We All Have More Homework To Do

I remember sitting for hours at the table doing my Math homework.   I would look up the even answers in the back of the book, thinking my teachers wouldn’t notice that I didn’t show my work or I had no idea how to do the problem.  I just had the answer and that should be good enough, right?

Working through math problems (especially when math is your weakness) takes a lot of time, effort, erasing, and trying again.  Isn’t that the same process that we use in life?  Don’t we need to take a risk, work hard, mess up, and try again?  It is not only about knowing the right answer, but the process it takes to get to the answer…that is where the real learning takes place.  And that is what we need to remember when we are raising our children…especially middle school children.

I spent the last week in several schools, but mainly, I was in a variety of 6, 7, and 8th grade classes in a variety of middle schools.  Our kids are really working hard learning the processes of life and we, as adults, need to understand what that looks like: Work, erase, and try again.

In middle school, especially around 12/13, the process of change from childhood to adulthood begins a new phase and the dramatic changes that are happening internally are like a tsunami.  A HUGE TSUNAMI!!!  And although we see external changes, the internal changes are ones that we must be aware: physical, cognitive, emotional, social, and spiritual.  Here is a great chart to remind us about what happens:

Birth -2 Years Old= Sampling (the world opens up to them and everything is new)

3-7 Years Old= Testing (they try new things, pulling things apart, testing boundaries)

8-10 Years Old=  Concluding (confidence in what they believe, make statements, and insightful)

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This happens all at once or sometimes gradually, but it happens and sometimes you feel like another person invaded or stole your child and replaced them with a stranger.  This is normal.  This is puberty and the process begins all over again…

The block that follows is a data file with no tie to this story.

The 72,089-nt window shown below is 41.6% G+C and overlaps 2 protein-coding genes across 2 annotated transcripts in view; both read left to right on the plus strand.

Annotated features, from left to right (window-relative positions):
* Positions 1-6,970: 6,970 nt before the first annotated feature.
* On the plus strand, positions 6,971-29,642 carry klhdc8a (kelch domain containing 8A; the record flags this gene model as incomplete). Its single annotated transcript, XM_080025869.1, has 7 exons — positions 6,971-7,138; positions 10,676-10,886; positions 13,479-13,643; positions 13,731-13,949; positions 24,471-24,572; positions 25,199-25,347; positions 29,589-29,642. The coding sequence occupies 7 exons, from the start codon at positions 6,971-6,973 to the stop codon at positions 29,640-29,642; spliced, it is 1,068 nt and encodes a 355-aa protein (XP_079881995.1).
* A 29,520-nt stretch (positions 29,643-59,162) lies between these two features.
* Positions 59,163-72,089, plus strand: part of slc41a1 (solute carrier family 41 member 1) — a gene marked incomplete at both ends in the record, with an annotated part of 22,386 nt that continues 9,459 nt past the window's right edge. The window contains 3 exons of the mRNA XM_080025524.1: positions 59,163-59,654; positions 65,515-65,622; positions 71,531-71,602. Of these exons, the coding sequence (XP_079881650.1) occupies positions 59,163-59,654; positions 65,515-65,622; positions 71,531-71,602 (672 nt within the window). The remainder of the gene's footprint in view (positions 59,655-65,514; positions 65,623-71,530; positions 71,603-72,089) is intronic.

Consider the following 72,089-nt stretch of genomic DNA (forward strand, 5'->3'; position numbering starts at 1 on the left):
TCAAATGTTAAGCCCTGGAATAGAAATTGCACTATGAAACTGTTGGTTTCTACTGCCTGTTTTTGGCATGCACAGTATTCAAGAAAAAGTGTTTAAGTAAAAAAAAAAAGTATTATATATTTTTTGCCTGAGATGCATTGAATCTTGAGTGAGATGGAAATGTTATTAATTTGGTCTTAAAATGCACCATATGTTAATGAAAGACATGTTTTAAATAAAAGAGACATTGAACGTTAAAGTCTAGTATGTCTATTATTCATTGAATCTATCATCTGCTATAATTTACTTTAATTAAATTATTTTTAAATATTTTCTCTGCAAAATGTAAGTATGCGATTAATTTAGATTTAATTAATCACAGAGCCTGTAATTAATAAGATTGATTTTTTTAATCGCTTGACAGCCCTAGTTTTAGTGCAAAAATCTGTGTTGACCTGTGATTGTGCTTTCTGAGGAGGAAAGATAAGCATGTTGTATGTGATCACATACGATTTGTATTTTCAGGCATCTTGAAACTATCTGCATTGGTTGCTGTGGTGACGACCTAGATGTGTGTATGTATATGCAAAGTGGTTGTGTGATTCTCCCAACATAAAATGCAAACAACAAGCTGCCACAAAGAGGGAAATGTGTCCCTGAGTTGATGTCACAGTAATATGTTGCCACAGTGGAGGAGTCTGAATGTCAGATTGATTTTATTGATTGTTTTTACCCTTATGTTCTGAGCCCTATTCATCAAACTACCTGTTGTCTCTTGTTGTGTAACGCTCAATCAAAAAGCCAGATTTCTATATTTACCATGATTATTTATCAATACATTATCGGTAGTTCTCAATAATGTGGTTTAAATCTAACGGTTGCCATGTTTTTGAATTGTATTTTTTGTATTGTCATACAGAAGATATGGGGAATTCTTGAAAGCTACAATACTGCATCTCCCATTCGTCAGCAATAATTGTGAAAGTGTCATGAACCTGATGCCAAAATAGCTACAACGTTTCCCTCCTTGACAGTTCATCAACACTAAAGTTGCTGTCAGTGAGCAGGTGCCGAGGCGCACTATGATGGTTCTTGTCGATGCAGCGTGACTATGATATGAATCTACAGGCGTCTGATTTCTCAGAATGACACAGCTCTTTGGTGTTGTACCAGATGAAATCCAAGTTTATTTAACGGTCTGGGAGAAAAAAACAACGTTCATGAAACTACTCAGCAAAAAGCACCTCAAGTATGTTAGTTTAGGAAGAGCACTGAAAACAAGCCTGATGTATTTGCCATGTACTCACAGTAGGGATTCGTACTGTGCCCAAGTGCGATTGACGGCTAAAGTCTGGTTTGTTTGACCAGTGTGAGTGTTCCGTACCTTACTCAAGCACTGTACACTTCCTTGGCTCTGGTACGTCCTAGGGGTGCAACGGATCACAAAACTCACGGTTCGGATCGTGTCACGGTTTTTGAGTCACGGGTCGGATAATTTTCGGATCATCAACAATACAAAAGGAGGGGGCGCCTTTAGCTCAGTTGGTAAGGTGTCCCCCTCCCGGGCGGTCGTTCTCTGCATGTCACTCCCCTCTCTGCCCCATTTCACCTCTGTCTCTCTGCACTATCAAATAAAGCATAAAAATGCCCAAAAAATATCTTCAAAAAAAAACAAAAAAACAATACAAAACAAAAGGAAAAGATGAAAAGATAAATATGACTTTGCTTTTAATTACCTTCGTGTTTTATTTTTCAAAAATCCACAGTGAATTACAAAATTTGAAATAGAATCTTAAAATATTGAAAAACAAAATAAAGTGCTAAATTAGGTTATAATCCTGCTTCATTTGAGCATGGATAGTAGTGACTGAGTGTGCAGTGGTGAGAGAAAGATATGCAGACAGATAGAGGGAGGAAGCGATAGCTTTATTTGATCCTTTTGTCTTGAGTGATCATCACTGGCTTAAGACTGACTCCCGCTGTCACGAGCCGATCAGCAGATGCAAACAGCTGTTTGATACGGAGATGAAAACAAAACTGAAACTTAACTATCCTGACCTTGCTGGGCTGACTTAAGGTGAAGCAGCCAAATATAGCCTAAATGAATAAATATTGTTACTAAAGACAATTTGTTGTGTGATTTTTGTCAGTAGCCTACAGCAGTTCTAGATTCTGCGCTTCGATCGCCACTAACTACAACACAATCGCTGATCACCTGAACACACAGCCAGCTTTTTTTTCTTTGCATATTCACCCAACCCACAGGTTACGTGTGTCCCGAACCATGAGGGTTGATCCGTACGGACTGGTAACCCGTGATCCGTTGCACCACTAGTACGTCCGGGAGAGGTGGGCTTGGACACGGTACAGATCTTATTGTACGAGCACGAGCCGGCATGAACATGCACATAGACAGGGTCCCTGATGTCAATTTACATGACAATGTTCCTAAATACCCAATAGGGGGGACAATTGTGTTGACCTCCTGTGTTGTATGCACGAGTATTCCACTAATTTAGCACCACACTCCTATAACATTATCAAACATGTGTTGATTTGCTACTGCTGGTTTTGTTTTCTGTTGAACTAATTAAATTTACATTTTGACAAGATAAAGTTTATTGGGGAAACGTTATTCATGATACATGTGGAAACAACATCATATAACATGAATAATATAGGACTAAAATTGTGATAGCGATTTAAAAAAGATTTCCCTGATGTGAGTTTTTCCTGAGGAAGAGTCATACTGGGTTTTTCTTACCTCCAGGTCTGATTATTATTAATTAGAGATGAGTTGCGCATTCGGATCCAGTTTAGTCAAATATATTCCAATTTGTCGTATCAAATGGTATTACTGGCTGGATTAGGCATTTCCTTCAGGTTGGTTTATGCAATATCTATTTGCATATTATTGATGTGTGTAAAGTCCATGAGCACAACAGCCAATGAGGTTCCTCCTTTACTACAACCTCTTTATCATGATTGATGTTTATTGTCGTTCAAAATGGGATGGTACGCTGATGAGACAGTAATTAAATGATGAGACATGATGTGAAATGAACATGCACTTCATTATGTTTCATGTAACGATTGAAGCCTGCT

11-14 Years Old= Sampling (the world re-opens to them and everything is new)

15-19 Years Old= Testing (independence, trying new things, testing boundaries)

20+ Years Old= Concluding (confidence in what they believe, make statements, the abstract makes sense)

Most of the stress we have as parents is because we are expecting our kids to have the answers and the processes NOW.  No work.  No failing.  No erasing.  No trying again.  Just get it right because I told you so.

I see this in the day to day life in our house.  And yes, the process gets old.  The process get tiring.  The process means discipline.  The process means time.  The process means failure.  The process means communication.  The process gets emotional.  The process means forgiveness.  The process means risk.  The process means prayer.  The process means learning.  The process means surrendering our pride.

Here is a conversation we have often at our house:

“Here is the deal.  When you were little, you had a limited amount of emotions and learning.  There was a certain capacity to understand those emotions and learning.  We had much structure for you to learn the things you needed to learn and you did great!  Now, your body, mind, and relational skills are going through another metamorphosis and your emotions are bigger, your learning is more difficult, and the risks are larger with bigger consequences.  This prepares you to be an independent adult.  Your father and I are going to coach you through this.  Just like a new pair of shoes or a new lacrosse stick, all of this is going to be uncomfortable at times until you get used to it.  We are going to be with you through the entire process.  The good, the bad, and the ugly.”“

Our kids can not skip to the back of the book to get to the answers.  And adults just telling the answers does not work.   They need opportunity to practice in all of the areas.  We need to allow that process.  It will get messy.  They need to mess up and fail.   The best lessons are learned that way.  But, settle in.  We all have a little more homework to do.

 

 

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